Heat Waves and Climate Change
QUICK FACTS FOR ANY STORY
Human-caused global warming has increased the frequency, size, and duration of extreme heat events. What were once very rare events are now becoming more common.
- Extreme heat is the deadliest form of extreme weather in the United States, causing more deaths than hurricanes and floods combined; more than twice as many deaths as tornadoes; and more than four times as many as from extreme cold. 1
- Heat waves i are occurring three times more often than they did in the 1960s—about six per year compared to two per year. 2
- Record-breaking hot months are occurring five times more often than would be expected without global warming, suggesting that 80 percent of such monthly heat records are due to human-caused climate change. 3
- Summer nights have warmed at nearly twice the rate of summer days in the United States 4 —a shift that exacerbates health impacts because hot nights reduce the body’s ability to recover from hot days. 5 The percentage of the U.S. continental land area experiencing abnormally hot nighttime temperatures ii increased from 5 percent to 40 percent over the four decades between 1970 and 2010. 6
- In addition to more extreme heat, humidity is also rising in some regions like the eastern United States. 7 This takes an extra toll on health because humidity interferes with the body’s ability to cool itself through the evaporation of sweat. 8 A temperature of 90 degrees F with 80 percent humidity feels like 113 degrees F. 9
- Those most vulnerable to heat-related illness and death include young children, the elderly, those with chronic illnesses, student athletes who practice outside, outdoor workers, city dwellers, and those without air conditioning (or who lose it during power outages). 10
- Heat waves iii are not just more frequent than in the past but on average affect a 25% larger land area in the Northern Hemisphere than they did in 1980; including ocean areas, heat waves grew 50% larger. 11 The Northern Hemisphere-wide string of extreme heat events in the summer of 2018 was the largest ever recorded and a new analysis concluded that it would not have occurred without human-caused global warming. 12
Pitfalls to Avoid
It’s no longer true that “no single extreme weather event can be attributed to human-caused climate change”—a common refrain in past coverage of heat waves and other weather extremes. With more than 200 peer-reviewed studies published to date, attribution science—which can indicate the contribution of human-caused climate change to individual heat waves and other extremes—is increasingly credible and deserving of careful coverage.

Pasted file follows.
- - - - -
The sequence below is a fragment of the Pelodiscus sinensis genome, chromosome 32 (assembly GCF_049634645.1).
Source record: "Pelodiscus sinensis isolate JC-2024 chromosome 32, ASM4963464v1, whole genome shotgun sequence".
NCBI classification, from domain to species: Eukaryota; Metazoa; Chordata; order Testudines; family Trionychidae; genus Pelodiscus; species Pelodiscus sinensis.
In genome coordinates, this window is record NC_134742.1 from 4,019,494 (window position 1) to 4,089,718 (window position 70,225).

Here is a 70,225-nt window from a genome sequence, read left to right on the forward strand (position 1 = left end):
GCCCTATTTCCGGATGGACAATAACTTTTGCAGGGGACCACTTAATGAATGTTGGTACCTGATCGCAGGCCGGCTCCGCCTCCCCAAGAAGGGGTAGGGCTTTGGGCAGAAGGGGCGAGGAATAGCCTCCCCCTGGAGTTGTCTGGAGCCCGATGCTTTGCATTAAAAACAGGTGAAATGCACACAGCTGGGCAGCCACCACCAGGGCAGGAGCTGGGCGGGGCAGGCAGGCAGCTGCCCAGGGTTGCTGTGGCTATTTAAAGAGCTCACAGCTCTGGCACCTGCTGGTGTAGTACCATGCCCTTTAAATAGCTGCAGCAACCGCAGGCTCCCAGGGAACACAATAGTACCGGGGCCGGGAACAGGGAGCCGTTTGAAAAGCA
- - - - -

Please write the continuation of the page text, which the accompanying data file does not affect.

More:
Derek Arndt (National Oceanic and Atmospheric Administration) Derek.Arndt@noaa.gov
Dr. Jennifer Francis (Woods Hole Research Center) firstname.lastname@example.org
Dr. Radley Horton (Columbia University) email@example.com
Dr. Mona Sarfaty (Medical Society Consortium on Climate and Health) firstname.lastname@example.org
i. Defined for the purposes of the report cited to mean two or more days in which the coolest temperature (adjusted for humidity) at night is warmer than that of 85 percent of July and August nights averaged over a 30-year period.
ii. Defined for the purposes of the study cited as the warmest ten percent of such nighttime temperatures since 1910.
iii. Defined for the purposes of the study cited as three or more consecutive days with temperatures at least 90 percent higher than the historical maximum.
1. National Oceanic and Atmospheric Administration (NOAA), National Weather Service (NWS), U.S. Natural Hazards Statistics, 2018. 2. U.S. Global Change Research Program Indicator Platform, Heat Waves. 3. Coumou, D. et al. (2013), Climatic Change, 118(3-4). 771. 4. NOAA data show that summer nighttime lows have increased by 1.46 degrees F while summer daytime highs have increased 0.77 degrees F per century from 1895 when national records began to 2018. 5. U.S. Centers for Disease Control and Prevention (CDC), National Environmental Public Health Tracking Network. 6. NOAA/National Centers for Environmental Information, Climate Extremes Index. (Specific Data.) 7. Seager, R. et al. (2015), Journal of Applied Meteorology and Climatology, 54, 1121. 8. NOAA, NWS, What is the Heat Index? 9. Ibid. 10. CDC, Natural Disasters and Severe Weather. 11. Skinner CB, et al. (in prep); see also AGU GeoSpace blog "Northern Hemisphere heat waves covering more area than before." 2018. 12. Vogel, M.M. et al. (2019), Earth's Future, 7. 13. Horton, D. E., Diffenbaugh. A. et al.(2015), Nature, 522, 465. 14. Mann, Michael E. et al.(2017), Scientific Reports, 7, 45242.
Last Updated July 16, 2019
This tip sheet for reporters is one in a series produced jointly by two philanthropically supported, editorially independent services for journalists: SciLine, based at the American Association for the Advancement of Science (AAAS), and Climate Communication.